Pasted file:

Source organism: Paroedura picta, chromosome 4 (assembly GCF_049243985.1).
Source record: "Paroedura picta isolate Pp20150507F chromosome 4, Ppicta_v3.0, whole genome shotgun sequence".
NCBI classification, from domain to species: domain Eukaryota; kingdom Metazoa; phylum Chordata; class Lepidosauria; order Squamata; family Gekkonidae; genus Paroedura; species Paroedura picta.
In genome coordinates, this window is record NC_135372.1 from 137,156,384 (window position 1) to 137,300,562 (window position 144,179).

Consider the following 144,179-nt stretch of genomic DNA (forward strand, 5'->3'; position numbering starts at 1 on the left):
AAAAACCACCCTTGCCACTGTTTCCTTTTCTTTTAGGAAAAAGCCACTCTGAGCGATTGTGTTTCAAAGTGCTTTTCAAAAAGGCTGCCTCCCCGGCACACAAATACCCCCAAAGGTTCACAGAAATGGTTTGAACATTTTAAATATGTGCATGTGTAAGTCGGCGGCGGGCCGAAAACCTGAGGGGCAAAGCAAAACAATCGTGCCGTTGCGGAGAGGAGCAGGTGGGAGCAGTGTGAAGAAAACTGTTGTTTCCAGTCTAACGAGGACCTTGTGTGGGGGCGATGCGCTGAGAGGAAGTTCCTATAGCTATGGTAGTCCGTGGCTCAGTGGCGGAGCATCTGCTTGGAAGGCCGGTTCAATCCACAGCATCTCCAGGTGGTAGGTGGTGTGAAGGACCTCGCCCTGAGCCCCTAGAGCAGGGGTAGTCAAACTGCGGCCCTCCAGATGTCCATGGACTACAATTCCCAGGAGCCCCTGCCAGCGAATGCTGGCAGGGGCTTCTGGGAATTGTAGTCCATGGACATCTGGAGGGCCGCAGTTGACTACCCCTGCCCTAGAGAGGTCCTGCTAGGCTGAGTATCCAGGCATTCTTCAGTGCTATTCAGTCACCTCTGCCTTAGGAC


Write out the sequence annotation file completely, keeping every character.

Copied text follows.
Source organism: Paroedura picta, chromosome 4 (assembly GCF_049243985.1).
Source record: "Paroedura picta isolate Pp20150507F chromosome 4, Ppicta_v3.0, whole genome shotgun sequence".
NCBI classification, from domain to species: domain Eukaryota; kingdom Metazoa; phylum Chordata; class Lepidosauria; order Squamata; family Gekkonidae; genus Paroedura; species Paroedura picta.
In genome coordinates, this window is record NC_135372.1 from 137,156,384 (window position 1) to 137,300,562 (window position 144,179).

Consider the following 144,179-nt stretch of genomic DNA (forward strand, 5'->3'; position numbering starts at 1 on the left):
AAAAACCACCCTTGCCACTGTTTCCTTTTCTTTTAGGAAAAAGCCACTCTGAGCGATTGTGTTTCAAAGTGCTTTTCAAAAAGGCTGCCTCCCCGGCACACAAATACCCCCAAAGGTTCACAGAAATGGTTTGAACATTTTAAATATGTGCATGTGTAAGTCGGCGGCGGGCCGAAAACCTGAGGGGCAAAGCAAAACAATCGTGCCGTTGCGGAGAGGAGCAGGTGGGAGCAGTGTGAAGAAAACTGTTGTTTCCAGTCTAACGAGGACCTTGTGTGGGGGCGATGCGCTGAGAGGAAGTTCCTATAGCTATGGTAGTCCGTGGCTCAGTGGCGGAGCATCTGCTTGGAAGGCCGGTTCAATCCACAGCATCTCCAGGTGGTAGGTGGTGTGAAGGACCTCGCCCTGAGCCCCTAGAGCAGGGGTAGTCAAACTGCGGCCCTCCAGATGTCCATGGACTACAATTCCCAGGAGCCCCTGCCAGCGAATGCTGGCAGGGGCTTCTGGGAATTGTAGTCCATGGACATCTGGAGGGCCGCAGTTGACTACCCCTGCCCTAGAGAGGTCCTGCTAGGCTGAGTATCCAGGCATTCTTCAGTGCTATTCAGTCACCTCTGCCTTAGGAC